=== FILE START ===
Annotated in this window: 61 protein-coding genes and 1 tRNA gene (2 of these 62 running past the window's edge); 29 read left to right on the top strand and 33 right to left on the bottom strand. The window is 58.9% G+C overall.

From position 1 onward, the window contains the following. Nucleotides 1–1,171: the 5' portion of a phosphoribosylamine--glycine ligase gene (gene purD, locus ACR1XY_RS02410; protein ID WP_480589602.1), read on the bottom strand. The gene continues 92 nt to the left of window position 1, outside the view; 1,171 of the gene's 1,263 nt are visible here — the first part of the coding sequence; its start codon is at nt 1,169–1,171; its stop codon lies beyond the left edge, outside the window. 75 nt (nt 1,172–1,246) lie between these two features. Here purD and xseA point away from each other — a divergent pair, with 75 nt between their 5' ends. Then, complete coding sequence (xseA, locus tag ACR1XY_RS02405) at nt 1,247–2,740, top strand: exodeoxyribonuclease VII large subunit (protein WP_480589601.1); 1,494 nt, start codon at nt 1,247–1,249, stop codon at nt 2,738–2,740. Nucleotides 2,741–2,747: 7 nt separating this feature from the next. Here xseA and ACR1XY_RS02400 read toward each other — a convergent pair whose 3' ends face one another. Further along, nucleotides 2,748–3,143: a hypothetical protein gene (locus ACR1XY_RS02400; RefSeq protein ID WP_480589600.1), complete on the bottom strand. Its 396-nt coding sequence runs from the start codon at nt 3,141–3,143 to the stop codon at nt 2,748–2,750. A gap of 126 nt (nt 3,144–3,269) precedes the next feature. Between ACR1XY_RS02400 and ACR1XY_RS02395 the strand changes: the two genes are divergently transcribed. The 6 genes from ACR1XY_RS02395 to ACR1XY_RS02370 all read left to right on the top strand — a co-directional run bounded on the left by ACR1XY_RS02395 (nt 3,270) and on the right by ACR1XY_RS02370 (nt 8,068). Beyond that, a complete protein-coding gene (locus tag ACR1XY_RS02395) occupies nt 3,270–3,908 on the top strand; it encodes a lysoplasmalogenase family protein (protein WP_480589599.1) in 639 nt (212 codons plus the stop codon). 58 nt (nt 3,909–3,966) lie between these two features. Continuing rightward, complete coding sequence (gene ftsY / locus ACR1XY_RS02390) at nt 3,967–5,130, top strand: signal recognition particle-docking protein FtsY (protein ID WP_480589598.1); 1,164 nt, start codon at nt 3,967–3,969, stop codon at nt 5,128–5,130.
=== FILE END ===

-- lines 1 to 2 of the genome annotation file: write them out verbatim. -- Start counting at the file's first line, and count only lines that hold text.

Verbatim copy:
Annotated in this window: 61 protein-coding genes and 1 tRNA gene (2 of these 62 running past the window's edge); 29 read left to right on the top strand and 33 right to left on the bottom strand. The window is 58.9% G+C overall.

From position 1 onward, the window contains the following. Nucleotides 1–1,171: the 5' portion of a phosphoribosylamine--glycine ligase gene (gene purD, locus ACR1XY_RS02410; protein ID WP_480589602.1), read on the bottom strand. The gene continues 92 nt to the left of window position 1, outside the view; 1,171 of the gene's 1,263 nt are visible here — the first part of the coding sequence; its start codon is at nt 1,169–1,171; its stop codon lies beyond the left edge, outside the window. 75 nt (nt 1,172–1,246) lie between these two features. Here purD and xseA point away from each other — a divergent pair, with 75 nt between their 5' ends. Then, complete coding sequence (xseA, locus tag ACR1XY_RS02405) at nt 1,247–2,740, top strand: exodeoxyribonuclease VII large subunit (protein WP_480589601.1); 1,494 nt, start codon at nt 1,247–1,249, stop codon at nt 2,738–2,740. Nucleotides 2,741–2,747: 7 nt separating this feature from the next. Here xseA and ACR1XY_RS02400 read toward each other — a convergent pair whose 3' ends face one another. Further along, nucleotides 2,748–3,143: a hypothetical protein gene (locus ACR1XY_RS02400; RefSeq protein ID WP_480589600.1), complete on the bottom strand. Its 396-nt coding sequence runs from the start codon at nt 3,141–3,143 to the stop codon at nt 2,748–2,750. A gap of 126 nt (nt 3,144–3,269) precedes the next feature. Between ACR1XY_RS02400 and ACR1XY_RS02395 the strand changes: the two genes are divergently transcribed. The 6 genes from ACR1XY_RS02395 to ACR1XY_RS02370 all read left to right on the top strand — a co-directional run bounded on the left by ACR1XY_RS02395 (nt 3,270) and on the right by ACR1XY_RS02370 (nt 8,068). Beyond that, a complete protein-coding gene (locus tag ACR1XY_RS02395) occupies nt 3,270–3,908 on the top strand; it encodes a lysoplasmalogenase family protein (protein WP_480589599.1) in 639 nt (212 codons plus the stop codon). 58 nt (nt 3,909–3,966) lie between these two features. Continuing rightward, complete coding sequence (gene ftsY / locus ACR1XY_RS02390) at nt 3,967–5,130, top strand: signal recognition particle-docking protein FtsY (protein ID WP_480589598.1); 1,164 nt, start codon at nt 3,967–3,969, stop codon at nt 5,128–5,130.